UFC 167: Koscheck Looking to Keep the Ride Going with Victory over Woodley

Duane Finley@duanefinleymmaContributor INovember 14, 2013

CHICAGO- OCTOBER 25: Josh Koscheck (R) punches Thiago Alves in a Welterweight bout  at UFC's Ultimate Fight Night at Allstate Arena on October 25, 2008 in Chicago, Illinois. (Photo by Tasos Katopodis/Getty Images)
Tasos Katopodis/Getty Images

Whether he gets the credit or not, Josh Koscheck has been a big part of the UFC reaching the place it is today.

Following the post-TUF boom of 2005, the era where the company experienced its biggest growth, "Kos" was the "anytime, any place" fighter the organization needed. He logged an impressive 13 fights in the three year span of 2005-08.

That type of activity and the success he accrued along the way made him a staple in the upper-tier of a consistently competitive welterweight division. As he climbed the divisional ladder toward a title shot, the former AKA staple became the fighter MMA fans loved to hate, and the black hat of the villain was a role that suited him well.

Few fighters have ever been universally loathed the way Koscheck has, and that energy grew the more wins he collected inside the Octagon.

MONTREAL- MAY 8: Josh Koscheck (top) punches Paul Daley in their welter weight bout at UFC 113 at Bell Centre on May 8, 2010 in Montreal, Quebec, Canada.  (Photo by Richard Wolowicz/Getty Images)
Richard Wolowicz/Getty Images

That said, the current situation the 35-year-old finds himself in is a foreign one to say the least. A split from his long-time gym in San Jose early in 2012 and losses in back-to-back outings have him looking to forge the next great chapter of his career. He's committed his training efforts to his Dethrone Base Camp in Fresno and set his sights on turning the ship around this weekend when he faces Tyron Woodley at UFC 167 in Las Vegas, Nev. Koscheck told Bleacher Report.

It's been good, and I have all the pieces I need in place. I have a good boxing coach, good striking coaches and jiu-jitsu coaches as well. It is what it is, and at this point in my career, I don't need a ton of different training partners. I need good people who are going to show up everyday, help push me to be a better fighter and some good coaching. That's all I need.

With both having strong wrestling pedigrees and put away power in their hands, the matchup between the two is very similar on paper. That said, Koscheck believes he has more gas behind his ability to grind and feels that will help him get the job done on Saturday night.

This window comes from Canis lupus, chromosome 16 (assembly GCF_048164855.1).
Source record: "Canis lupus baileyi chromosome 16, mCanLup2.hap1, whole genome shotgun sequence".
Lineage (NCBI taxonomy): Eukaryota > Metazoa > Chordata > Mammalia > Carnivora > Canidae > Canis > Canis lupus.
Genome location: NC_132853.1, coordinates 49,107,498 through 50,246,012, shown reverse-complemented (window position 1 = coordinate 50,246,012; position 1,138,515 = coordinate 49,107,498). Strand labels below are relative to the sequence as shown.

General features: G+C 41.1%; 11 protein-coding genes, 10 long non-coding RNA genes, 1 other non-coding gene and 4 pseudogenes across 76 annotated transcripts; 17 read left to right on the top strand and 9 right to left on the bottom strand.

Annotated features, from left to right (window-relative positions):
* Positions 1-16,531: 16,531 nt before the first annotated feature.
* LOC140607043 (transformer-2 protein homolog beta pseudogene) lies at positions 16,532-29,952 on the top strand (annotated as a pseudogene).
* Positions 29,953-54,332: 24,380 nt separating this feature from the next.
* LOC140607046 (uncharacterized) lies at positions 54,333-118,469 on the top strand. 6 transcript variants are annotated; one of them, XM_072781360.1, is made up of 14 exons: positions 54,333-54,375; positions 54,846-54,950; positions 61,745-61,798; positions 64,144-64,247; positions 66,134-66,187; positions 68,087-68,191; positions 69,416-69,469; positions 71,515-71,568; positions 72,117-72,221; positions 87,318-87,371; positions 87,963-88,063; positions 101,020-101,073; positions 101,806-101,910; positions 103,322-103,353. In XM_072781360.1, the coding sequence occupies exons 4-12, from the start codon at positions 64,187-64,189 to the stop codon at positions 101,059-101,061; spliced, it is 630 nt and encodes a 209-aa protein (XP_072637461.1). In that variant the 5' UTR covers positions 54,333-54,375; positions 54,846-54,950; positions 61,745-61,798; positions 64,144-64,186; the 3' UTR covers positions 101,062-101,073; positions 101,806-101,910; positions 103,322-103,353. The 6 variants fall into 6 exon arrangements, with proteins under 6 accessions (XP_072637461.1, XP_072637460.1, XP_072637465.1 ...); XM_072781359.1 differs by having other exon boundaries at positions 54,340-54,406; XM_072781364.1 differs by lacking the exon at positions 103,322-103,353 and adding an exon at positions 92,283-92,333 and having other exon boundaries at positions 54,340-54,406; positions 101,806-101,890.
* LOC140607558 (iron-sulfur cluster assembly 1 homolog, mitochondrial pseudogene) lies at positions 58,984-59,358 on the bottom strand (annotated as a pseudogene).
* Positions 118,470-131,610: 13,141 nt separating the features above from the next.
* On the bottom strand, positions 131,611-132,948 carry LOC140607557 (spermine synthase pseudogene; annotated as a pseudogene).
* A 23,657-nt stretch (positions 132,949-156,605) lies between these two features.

I think the biggest difference in this fight is that I come in great shape, and Woodley has a tendency to gas out. He throws a few combinations now, but I don't see any drastic improvements in him from one fight to the next. Hopefully, he's improved more for this one, and we can go out there and put on a good fight.

May 5, 2012; East Rutherford, NJ, USA;   Johny Hendricks (left) fights Josh Koscheck in a welterweight bout during UFC on Fox 3 at the Izod Center. Johny Hendricks won by split decision in the third round. Mandatory Credit: Joe Camporeale-USA TODAY Sports
Joe Camporeale-USA TODAY Sports

With the UFC celebrating their 20th anniversary in the lead up to Saturday night's event, Koscheck finds himself one of the last men standing from a different era. Alongside Diego Sanchez, the former NCAA D-I national champion wrestler is not only one of the last competitors from the inaugural season of The Ultimate Fighter still standing, but still competing at the forefront of the sport.

Still being one of the best fighters in his weight class after nearly a decade certainly means something, even for a guy as historically short on words as the former title challenger is.

Man, I guess we are the last two guys standing from The Ultimate Fighter 1 cast. That's kind of interesting. It's just a testament to how hard we train. I personally feel we both have a lot of fights left in us. He's crazy, is a tough fighter and comes to fight every time he goes out there. I saw his last fight with [Gilbert] Melendez, and that's pretty cool that he's still going out there and giving it his all. I'm the same way, and us still being where we are is a testament to the work ethic we both have.

This sport has definitely changed. From 2004 and 2005 to where we are now, the sport has changed so much. Back then, there were six or seven cards a year. Now, the UFC is having fights every week. You can see the progress of how the UFC has grown from then to now. Then, they had a partnership with Spike that helped them grow the company and bring MMA to the mainstream. Now, they have a new partnership with Fox that is taking everything to the next level. Things have completely changed from when I was first starting out in the UFC and it's only going to get bigger.


Duane Finley is a featured columnist for Bleacher Report. All quotes are obtained firsthand unless noted otherwise.